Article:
Clinical trial finds that calcium and vitamin D supplements enhance the health of the cells in the colon and rectum in ways that should deter tumor development
by Craig Weatherby
Colorectal cancer is the second greatest cause of cancer deaths in the US, but it's also one of the most treatable if caught early.
Katie Couric, shown here in an American Cancer Society ad, deserves credit for publicizing the problem and encouraging people to get colonoscopies.
But, despite advances in treatment, screening, and prevention, mortality rates have declined only modestly in recent years… so the search for preventive dietary and lifestyle factors goes on.
- Clinical trial finds that calcium and vitamin D pills enhance the health of colorectal cells.
- Vitamin D produced the largest effect, increasing markers of cell health by 242 percent, compared with placebo pills.
- The results overturn negative, widely doubted findings from the Women's Health Initiative (WHI) study.
- Findings from this clinical trial also support a new hypothesis that vitamin D3 and calcium help prevent development of cancer by reducing oxidative damage to DNA in colorectal cells.
- (Oxidative damage is caused by the unstable oxygen molecules called free radicals, which proliferate beyond the body's ability to control them when diets are high in sugars and processed, damaged fats.)
- The new results support prior indications that vitamin D3 and calcium reduce “biomarkers” of risk for colorectal tumors and that higher circulating vitamin D levels yield a reduced risk for colorectal cancers (Bostick RM et al. 1995; Holt PR et al. 2006).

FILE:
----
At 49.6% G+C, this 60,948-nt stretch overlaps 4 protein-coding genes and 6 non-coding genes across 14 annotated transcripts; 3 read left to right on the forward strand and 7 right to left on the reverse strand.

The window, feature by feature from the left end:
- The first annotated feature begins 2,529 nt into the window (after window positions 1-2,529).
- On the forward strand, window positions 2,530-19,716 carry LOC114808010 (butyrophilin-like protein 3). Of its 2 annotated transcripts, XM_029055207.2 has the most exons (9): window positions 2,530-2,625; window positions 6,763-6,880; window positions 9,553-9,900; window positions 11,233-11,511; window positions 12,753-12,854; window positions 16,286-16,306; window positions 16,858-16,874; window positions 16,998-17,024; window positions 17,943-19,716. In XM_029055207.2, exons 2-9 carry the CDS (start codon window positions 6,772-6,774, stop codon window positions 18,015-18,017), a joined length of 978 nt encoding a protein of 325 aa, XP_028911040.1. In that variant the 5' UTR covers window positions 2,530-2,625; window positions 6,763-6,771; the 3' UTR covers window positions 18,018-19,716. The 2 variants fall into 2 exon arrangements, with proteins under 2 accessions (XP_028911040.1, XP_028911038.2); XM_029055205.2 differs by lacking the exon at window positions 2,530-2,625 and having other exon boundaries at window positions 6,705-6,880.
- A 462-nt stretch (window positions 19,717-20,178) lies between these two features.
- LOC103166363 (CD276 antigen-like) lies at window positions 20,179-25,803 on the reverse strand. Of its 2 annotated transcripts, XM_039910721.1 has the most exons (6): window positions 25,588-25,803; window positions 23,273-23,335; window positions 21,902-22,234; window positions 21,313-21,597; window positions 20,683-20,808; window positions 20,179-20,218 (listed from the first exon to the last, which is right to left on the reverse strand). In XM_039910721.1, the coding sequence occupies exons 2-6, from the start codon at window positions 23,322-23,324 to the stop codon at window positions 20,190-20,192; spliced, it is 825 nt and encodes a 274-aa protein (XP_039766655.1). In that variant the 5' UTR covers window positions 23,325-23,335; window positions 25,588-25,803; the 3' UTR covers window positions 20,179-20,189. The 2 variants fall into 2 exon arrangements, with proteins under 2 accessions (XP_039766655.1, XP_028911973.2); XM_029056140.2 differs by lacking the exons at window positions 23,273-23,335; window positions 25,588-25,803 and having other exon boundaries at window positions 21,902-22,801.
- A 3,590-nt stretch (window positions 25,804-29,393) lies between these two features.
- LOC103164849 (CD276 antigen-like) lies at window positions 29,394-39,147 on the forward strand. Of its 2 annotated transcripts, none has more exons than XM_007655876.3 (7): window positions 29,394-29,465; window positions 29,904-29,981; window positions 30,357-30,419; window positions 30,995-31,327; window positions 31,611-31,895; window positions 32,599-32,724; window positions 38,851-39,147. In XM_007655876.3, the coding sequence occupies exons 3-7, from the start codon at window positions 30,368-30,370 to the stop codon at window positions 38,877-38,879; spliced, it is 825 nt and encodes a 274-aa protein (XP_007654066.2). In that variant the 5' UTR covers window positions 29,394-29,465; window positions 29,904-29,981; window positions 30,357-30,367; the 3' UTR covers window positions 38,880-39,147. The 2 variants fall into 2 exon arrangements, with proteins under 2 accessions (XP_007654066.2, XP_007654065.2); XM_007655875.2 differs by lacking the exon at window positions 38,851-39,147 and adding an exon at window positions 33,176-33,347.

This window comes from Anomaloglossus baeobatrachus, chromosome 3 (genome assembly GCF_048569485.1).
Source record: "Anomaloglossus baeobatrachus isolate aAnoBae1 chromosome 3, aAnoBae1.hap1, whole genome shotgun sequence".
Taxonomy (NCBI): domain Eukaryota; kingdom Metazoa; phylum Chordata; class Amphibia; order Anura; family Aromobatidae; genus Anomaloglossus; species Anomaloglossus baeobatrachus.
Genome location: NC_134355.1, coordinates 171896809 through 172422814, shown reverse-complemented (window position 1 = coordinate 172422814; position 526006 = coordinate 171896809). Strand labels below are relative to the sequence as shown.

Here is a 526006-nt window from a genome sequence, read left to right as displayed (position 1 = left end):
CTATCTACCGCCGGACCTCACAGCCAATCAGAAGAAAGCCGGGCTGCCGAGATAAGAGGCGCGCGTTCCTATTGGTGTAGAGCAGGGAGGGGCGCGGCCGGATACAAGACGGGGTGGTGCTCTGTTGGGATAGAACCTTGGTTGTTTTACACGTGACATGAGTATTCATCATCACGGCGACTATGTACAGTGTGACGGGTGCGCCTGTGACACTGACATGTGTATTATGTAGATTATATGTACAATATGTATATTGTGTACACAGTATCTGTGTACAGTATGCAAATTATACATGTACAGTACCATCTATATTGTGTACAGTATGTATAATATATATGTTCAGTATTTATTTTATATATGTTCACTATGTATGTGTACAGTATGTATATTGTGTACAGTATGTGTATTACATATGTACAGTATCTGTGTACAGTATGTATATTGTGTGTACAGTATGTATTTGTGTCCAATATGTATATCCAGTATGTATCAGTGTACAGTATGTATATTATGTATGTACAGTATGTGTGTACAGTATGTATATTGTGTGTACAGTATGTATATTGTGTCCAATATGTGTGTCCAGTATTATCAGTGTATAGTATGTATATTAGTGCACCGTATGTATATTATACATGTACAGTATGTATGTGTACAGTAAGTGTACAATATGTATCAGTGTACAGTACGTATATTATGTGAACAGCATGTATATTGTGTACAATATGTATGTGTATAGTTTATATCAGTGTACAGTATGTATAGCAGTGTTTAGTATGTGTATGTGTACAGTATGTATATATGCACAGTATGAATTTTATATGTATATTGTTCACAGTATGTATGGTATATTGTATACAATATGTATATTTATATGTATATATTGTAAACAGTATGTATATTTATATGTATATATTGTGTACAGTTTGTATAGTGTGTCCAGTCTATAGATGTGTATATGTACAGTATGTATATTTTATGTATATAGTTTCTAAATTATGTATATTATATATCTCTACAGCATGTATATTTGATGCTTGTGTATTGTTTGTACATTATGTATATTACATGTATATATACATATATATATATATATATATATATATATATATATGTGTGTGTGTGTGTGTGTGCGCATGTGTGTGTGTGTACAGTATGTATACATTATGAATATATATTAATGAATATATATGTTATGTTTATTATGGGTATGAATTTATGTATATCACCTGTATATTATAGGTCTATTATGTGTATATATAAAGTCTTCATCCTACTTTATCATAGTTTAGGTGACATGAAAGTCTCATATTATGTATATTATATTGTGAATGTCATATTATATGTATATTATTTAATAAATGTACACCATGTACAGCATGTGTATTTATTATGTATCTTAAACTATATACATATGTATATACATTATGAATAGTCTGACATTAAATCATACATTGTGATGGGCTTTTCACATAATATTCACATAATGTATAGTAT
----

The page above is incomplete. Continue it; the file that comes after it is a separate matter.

Some evidence links risk of colon cancer to red meats and chemically cured meats, while fish-rich diets are associated with reduced risk.
And a preponderance of the available evidence indicates that calcium and vitamin D can deter development of tumors in the colon and rectum.
This evidence comes from several small clinical trials and from epidemiological studies, in which researchers compare people’s diets and supplement use with their rates of cancer. (One major exception has been criticized as unreliable… see “Findings reverse dubious results”, below.)
Biomarkers... a new approach to early detection
A biomarker is any measurement that correlates with disease risk. For example, insulin resistance and chronic high blood sugar are biomarkers for development of diabetes.
Biomarkers also point to treatments that can lower the likelihood of a disease developing or worsening. To be effective and widely used for screening, biomarker measures must be fast, inexpensive, simple to use, and—unlike sigmoidoscopy and colonoscopy tests—easy on the patient.